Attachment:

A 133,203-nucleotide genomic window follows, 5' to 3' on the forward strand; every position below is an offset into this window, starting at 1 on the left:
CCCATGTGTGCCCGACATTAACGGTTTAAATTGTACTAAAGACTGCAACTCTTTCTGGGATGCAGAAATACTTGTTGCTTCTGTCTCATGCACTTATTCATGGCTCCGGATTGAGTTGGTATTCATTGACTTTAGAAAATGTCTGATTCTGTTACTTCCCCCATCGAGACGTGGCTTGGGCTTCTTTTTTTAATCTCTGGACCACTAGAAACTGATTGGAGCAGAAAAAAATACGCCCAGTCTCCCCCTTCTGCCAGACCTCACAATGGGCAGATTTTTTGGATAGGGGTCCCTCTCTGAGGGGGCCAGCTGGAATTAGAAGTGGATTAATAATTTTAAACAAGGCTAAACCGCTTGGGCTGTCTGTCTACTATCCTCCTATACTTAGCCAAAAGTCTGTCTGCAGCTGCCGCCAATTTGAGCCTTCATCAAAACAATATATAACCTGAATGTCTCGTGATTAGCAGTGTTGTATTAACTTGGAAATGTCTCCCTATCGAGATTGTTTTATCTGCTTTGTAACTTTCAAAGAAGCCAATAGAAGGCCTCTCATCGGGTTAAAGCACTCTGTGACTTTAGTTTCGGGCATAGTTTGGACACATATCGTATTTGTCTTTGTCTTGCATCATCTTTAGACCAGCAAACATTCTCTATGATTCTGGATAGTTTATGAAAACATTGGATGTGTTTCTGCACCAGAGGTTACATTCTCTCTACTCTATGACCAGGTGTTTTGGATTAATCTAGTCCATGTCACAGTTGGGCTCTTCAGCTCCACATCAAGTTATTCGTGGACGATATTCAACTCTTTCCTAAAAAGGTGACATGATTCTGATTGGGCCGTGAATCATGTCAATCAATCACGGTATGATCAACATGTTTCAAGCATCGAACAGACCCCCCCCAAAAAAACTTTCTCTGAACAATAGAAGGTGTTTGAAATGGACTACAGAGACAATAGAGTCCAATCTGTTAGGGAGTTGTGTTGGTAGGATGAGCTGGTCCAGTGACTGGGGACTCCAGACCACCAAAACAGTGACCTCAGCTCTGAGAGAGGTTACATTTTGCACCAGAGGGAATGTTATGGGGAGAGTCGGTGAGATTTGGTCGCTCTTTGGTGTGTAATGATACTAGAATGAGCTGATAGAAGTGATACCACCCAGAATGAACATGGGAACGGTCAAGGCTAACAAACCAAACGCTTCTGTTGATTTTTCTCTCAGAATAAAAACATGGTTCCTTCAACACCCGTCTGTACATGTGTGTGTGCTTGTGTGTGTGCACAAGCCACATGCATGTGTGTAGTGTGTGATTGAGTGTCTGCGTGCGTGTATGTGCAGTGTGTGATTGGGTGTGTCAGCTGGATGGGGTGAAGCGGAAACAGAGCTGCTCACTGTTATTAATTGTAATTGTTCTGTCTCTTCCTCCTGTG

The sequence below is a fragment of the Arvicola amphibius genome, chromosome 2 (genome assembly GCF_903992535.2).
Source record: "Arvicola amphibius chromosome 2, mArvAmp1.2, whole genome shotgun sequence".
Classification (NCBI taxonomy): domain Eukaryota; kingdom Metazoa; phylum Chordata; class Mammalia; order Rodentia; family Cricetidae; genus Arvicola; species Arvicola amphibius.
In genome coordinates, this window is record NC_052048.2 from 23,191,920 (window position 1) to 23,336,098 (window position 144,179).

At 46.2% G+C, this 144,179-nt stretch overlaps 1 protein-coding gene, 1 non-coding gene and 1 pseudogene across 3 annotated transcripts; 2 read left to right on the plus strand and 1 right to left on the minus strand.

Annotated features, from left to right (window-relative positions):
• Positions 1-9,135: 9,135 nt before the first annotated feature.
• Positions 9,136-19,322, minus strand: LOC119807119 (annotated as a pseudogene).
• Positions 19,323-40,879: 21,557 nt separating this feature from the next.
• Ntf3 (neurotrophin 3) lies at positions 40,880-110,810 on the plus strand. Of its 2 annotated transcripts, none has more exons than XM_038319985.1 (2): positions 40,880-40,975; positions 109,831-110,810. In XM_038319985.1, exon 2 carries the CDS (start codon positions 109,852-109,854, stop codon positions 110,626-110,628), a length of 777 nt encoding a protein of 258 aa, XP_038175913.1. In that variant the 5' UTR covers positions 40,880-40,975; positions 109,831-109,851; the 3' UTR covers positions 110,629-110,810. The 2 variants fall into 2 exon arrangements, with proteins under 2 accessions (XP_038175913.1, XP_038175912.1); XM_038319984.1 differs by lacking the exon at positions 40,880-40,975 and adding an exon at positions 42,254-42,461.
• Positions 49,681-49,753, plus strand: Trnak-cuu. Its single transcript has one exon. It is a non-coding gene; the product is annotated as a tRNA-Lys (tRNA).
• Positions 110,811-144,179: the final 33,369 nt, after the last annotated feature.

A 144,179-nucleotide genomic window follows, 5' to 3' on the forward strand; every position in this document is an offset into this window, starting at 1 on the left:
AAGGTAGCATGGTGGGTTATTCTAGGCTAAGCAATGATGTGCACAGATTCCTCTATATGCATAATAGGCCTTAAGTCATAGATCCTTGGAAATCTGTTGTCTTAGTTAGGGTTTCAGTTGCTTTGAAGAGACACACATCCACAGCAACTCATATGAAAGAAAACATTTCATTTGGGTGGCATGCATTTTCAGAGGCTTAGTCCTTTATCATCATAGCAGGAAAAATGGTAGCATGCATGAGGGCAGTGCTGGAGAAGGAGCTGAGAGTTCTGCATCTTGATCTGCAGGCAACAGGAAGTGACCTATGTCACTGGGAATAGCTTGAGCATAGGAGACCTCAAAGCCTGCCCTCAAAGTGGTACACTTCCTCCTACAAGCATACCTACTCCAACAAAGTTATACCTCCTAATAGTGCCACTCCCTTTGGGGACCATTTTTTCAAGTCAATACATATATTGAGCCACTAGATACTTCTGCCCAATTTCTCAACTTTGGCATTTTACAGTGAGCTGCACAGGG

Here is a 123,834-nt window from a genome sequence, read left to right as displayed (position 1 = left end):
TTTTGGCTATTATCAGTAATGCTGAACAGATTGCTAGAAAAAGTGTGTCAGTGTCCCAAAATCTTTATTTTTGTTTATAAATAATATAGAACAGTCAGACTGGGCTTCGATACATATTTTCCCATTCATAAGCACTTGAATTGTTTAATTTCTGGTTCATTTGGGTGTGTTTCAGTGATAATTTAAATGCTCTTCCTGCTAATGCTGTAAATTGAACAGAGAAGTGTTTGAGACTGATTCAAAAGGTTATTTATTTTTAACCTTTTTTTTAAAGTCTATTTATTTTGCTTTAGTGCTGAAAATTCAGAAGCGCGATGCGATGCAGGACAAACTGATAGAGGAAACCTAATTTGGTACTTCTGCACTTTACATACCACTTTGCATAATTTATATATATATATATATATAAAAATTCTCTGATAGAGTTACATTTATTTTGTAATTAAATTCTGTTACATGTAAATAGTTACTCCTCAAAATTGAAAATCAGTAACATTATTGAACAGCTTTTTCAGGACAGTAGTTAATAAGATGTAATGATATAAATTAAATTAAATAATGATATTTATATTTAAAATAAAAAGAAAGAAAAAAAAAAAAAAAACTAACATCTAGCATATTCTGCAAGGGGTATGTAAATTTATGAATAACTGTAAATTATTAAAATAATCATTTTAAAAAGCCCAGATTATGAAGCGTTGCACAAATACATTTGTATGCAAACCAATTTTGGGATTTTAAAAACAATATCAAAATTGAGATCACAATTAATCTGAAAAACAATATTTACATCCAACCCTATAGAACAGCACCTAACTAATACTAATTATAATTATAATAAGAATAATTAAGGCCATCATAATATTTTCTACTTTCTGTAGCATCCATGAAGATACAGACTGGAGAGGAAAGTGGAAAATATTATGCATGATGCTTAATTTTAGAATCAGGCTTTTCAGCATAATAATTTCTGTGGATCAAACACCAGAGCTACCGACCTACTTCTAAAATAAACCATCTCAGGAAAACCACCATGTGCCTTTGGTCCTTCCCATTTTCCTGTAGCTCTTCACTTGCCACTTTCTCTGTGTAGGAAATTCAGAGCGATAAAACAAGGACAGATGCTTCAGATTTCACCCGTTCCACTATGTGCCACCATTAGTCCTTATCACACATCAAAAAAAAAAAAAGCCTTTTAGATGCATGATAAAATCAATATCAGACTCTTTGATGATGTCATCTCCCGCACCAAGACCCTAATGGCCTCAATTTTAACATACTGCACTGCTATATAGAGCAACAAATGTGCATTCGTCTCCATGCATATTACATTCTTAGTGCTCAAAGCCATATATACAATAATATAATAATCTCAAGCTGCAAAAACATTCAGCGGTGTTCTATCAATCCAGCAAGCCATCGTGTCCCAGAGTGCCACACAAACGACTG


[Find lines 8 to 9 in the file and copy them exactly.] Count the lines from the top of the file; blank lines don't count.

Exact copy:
Annotated features, from left to right (window-relative positions):
• Positions 1-9,135: 9,135 nt before the first annotated feature.